Let $f:\mathbb{R}^n \rightarrow \mathbb{R}$ a convex function. Since convex functions are locally Lipschitz, they are differentiable almost everywhere. Let $\delta f(x)$ be the set of subgradients to $f$ at $x$. Suppose that $f$ is not differentiable at $x_0$ and we are interested in a certain subgradient at this point, $v_0 \in \mathbb{R}^n$ where $f(x) \geq f(x_0)+v_0 \cdot (x-x_0)$.

Let $\mathcal{B}_{x_0}$ be some open ball around $x_0$ and define $\mathcal{S}=\{ v \in \mathbb{R}^n : \exists x \in \mathcal{B}_{x_0} \mbox{ s.t. } \delta f(x)= \{v \} \}$, that is $\mathcal{S}$ is the set of all gradients in the ball.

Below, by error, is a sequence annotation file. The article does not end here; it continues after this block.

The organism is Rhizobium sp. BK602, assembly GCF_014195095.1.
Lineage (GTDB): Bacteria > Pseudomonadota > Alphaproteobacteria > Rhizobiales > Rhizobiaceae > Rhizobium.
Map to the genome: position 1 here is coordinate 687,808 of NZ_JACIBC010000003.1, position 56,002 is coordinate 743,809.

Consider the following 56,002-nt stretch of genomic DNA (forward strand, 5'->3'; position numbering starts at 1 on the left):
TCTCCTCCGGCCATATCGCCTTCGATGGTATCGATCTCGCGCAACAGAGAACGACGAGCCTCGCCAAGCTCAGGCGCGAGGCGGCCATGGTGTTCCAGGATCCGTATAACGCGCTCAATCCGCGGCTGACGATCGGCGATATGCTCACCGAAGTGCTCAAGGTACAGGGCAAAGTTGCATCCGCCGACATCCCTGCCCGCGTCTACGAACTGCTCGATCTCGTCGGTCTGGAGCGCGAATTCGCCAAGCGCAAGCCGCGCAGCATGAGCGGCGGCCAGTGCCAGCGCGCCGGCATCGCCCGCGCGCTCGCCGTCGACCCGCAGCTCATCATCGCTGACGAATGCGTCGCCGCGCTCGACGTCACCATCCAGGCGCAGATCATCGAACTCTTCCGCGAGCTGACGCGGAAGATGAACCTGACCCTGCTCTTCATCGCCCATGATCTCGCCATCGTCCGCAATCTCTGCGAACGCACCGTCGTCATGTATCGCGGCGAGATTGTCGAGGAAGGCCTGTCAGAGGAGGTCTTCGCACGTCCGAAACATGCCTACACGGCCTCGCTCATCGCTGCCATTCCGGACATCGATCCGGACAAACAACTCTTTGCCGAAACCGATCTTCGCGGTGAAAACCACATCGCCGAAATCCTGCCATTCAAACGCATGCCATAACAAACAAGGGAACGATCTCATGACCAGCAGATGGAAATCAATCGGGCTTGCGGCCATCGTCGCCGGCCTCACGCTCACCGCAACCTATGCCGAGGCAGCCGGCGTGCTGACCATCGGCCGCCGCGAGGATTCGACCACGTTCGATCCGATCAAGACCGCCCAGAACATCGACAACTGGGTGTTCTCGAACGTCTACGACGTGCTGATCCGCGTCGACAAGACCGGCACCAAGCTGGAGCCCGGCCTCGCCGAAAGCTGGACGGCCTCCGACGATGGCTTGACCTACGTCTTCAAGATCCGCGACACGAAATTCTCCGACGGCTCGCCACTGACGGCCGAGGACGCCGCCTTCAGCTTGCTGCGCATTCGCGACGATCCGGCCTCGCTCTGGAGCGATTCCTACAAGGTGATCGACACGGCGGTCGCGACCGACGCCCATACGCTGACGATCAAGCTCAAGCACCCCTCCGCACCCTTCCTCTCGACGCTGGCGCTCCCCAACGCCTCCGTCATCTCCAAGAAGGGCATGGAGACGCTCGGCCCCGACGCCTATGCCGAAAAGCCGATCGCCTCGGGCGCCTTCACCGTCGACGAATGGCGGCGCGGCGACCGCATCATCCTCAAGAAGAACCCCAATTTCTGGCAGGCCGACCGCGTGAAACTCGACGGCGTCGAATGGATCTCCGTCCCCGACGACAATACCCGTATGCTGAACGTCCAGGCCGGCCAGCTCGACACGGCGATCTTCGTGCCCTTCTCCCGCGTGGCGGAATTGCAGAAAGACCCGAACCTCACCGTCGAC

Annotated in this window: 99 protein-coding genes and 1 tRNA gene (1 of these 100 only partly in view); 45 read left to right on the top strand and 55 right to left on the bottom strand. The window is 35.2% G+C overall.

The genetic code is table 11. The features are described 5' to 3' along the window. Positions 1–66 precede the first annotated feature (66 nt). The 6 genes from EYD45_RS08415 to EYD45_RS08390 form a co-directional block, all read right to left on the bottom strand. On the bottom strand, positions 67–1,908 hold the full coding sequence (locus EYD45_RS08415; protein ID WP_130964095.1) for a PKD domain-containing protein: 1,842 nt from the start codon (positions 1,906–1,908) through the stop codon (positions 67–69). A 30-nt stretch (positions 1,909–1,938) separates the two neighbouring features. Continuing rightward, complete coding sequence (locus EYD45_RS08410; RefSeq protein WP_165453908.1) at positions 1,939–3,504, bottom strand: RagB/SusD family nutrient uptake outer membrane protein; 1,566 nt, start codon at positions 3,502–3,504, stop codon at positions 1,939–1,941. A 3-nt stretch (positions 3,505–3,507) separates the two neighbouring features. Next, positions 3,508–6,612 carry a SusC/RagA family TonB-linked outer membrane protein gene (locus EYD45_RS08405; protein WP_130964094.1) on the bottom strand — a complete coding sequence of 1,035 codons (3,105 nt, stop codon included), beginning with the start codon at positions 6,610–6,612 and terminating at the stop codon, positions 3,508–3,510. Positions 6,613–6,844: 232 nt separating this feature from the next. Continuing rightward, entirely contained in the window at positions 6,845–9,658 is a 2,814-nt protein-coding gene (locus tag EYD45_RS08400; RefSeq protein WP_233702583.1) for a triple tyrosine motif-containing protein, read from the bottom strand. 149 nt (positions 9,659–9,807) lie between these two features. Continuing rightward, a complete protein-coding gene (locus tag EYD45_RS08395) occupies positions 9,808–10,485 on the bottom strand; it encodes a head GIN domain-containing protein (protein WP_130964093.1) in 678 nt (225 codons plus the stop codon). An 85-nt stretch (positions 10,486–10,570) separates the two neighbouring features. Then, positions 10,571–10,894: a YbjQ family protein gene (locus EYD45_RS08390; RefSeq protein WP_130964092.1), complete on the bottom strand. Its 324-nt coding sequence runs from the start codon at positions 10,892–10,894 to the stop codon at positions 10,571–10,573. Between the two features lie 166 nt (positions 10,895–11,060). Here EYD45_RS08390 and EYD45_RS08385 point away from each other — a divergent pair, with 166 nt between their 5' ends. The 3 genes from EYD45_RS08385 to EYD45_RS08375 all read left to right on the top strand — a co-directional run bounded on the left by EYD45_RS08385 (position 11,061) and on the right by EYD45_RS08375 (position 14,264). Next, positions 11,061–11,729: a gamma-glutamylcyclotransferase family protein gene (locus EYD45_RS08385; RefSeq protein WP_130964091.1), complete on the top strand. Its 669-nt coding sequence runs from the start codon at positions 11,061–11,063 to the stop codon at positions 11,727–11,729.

My question is this: Does there exist $\hat{\mathcal{S}} \subset \mathcal{S}$ such that $|\hat{\mathcal{S}}|< \infty$ and $\sum_{v \in \hat{\mathcal{S}}}v a_v= v_0$, where $a_v>0$ and $\sum_{v \in \hat{\mathcal{S}}}a_v = 1$. That is, can $v_0$ always be formed as a finite convex combination of nearby gradients of $f$?

I know that the problem is related to the concept of a Clarke subdifferential, but any other references are greatly appreciated.